Some websites don’t make extensive use of subfolders. This might happen when, for example, a specialized CMS might produce heavily faceted search pages for filtering product pages that are all–or nearly all–located at the root directory. And that’s fine! It just means that grouping pages automatically into meaningful categories is more difficult, because many simple groupings use the subdirectories in the URL path to establish categories.
We’ve set up custom categories for multiple clients for whom our default URL segmentation doesn’t work. Here’s one of the approaches we take.
Approaching complex URLs with Oncrawl
As with any website segmentation, it helps to first define your categories. For example, if you sell tickets to live performance shows, you might know that you have pages for the following type of content:
- Title of performance
- Type of seat or ticket
- Performance language
- Your company blog on industry news
- Search landing pages that target performance genres
Once you know what categories we’re going to group your pages into, we’ll start by looking at characteristics of the URL itself. URL-based segmentations have a special advantage: they can be applied in any context and to any crawl, regardless of whether all types of data and analyses are available.
We’ll first help you look for standard usages that we can take advantage of to sort your pages:
- Do all your artist pages use certain keywords, such as “-artist-” in their URL?
- Do URLs of auditorium pages all start with the same structure, such as “-AuditoriumName-City-IdNumber-“?
Once we’ve found as many standardized structures as possible, we might then look at lists of content types that appear in URL slugs. Maybe there are ten types of ticket or seat categories, or four performance languages you specialize in, which–unlike performance titles–are unlikely to change much over time. It can sometimes be worthwhile to list these out, particularly when there is no structural element that helps us target this category.
If there are still URLs we haven’t found a way to classify at this point, we still have other options, though these may depend on additional data that isn’t available in all crawls or all analyses.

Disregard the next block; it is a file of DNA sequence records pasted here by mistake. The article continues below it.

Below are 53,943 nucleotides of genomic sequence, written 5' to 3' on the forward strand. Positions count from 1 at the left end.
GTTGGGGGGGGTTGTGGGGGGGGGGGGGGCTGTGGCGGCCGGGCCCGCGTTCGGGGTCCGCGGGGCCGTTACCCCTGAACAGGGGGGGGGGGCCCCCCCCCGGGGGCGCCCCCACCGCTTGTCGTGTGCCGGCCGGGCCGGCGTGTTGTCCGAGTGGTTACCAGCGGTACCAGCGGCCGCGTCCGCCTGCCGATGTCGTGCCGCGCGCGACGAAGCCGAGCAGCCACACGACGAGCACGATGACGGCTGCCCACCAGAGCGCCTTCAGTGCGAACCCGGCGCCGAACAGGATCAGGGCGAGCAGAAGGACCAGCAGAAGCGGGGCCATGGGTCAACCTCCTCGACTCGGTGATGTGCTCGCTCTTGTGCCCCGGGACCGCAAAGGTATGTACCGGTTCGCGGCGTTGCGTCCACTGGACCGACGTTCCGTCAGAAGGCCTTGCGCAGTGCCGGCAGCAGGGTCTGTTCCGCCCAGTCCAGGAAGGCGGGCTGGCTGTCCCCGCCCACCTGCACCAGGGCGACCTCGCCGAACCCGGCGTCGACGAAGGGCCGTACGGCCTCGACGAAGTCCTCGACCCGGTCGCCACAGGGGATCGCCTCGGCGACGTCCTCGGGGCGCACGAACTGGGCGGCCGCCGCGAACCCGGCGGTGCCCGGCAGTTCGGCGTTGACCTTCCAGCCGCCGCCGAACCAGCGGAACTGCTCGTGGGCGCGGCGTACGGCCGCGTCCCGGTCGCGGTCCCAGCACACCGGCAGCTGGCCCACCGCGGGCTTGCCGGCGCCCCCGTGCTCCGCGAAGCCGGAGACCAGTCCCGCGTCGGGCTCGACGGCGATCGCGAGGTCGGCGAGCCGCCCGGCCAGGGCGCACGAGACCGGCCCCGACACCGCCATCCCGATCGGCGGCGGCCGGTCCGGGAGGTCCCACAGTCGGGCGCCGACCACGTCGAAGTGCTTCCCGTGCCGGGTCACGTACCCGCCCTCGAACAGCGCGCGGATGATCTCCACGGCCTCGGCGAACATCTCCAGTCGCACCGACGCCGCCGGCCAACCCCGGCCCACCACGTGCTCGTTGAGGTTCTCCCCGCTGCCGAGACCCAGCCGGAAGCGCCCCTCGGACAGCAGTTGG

Do you keep a list of items in any particular category, such as all current performance titles or all of your landing pages, for other purposes? We can use that with data ingestion.
Do pages in some categories contain specific markup on the page itself, such as the presence of a particular of Schema.org entity, a category ID in the header, or even indications of page translations? We can scrape this markup from the page as we crawl it and put it to use.
Once we have found a way to define each category, we can define rules to create page groups based on the analysis of your URLs.
Try this at home: example page group rules
This is something you can try on your own without any risk to your data, your quotas, or your current segmentations and analyses. By creating a new segmentation, you add the ability to switch to a new categorization of your pages when viewing a crawl report. This has no impact on your data itself.
It helps to be familiar with regex (regular expressions). You can always ask our experienced CSM team for help, or keep our quick Lucene regex cheat sheet open in another tab.
In the Oncrawl application, open your project and click on “+Create segmentation” and choose to create page groups “From scratch”.
For each category group, we’ll create a page group by clicking on “+Create page group” and we’ll define a rule that describes what we know about this category’s URLs. Here are some examples.
For a “news” category with specific keywords in the URL:
Don’t forget: you can use “starts with” if the keyword always appears at the beginning (or “ends with” if it always appears at the end) of the URL.
For categories with specific structures, like city and ID combinations (“SanDiego-406VR”), at the beginning of the URL:
For categories with a limited list of items that must appear somewhere in the URL:
For categories based on external lists or scraped data–in this case, the performance title:
(You will need to have run a crawl that ingests or scrapes this data before creating the page group.)
It’s your turn to make your audit results speak
Don’t give up on finding a meaningful segmentation for your site, even if you can’t get useful information out of default segmentations based on subdirectories.
Creative strategies based on URL characteristics–or on any other page characteristic–can help filter pages into the right categories for an impactful overview of your analysis results.